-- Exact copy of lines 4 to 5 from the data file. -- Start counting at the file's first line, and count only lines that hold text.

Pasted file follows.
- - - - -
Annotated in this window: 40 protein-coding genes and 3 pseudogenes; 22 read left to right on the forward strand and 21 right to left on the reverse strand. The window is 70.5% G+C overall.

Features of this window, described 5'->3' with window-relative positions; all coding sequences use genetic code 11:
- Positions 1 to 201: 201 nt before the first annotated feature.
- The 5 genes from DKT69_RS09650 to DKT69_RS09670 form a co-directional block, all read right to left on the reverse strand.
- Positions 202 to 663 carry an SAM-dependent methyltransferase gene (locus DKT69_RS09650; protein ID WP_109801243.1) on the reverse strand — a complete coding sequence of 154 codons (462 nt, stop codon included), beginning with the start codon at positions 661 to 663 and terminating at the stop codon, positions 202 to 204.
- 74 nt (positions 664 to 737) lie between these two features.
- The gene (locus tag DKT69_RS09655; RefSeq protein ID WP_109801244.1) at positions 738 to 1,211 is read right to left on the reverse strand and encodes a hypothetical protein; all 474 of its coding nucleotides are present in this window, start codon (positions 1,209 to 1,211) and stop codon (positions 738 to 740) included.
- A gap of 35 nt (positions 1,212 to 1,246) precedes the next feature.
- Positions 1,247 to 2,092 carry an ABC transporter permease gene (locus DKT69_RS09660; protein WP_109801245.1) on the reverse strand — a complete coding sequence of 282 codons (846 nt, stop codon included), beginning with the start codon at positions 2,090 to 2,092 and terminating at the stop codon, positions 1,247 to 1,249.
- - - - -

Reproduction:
- The 5 genes from DKT69_RS09650 to DKT69_RS09670 form a co-directional block, all read right to left on the reverse strand.
- Positions 202 to 663 carry an SAM-dependent methyltransferase gene (locus DKT69_RS09650; protein ID WP_109801243.1) on the reverse strand — a complete coding sequence of 154 codons (462 nt, stop codon included), beginning with the start codon at positions 661 to 663 and terminating at the stop codon, positions 202 to 204.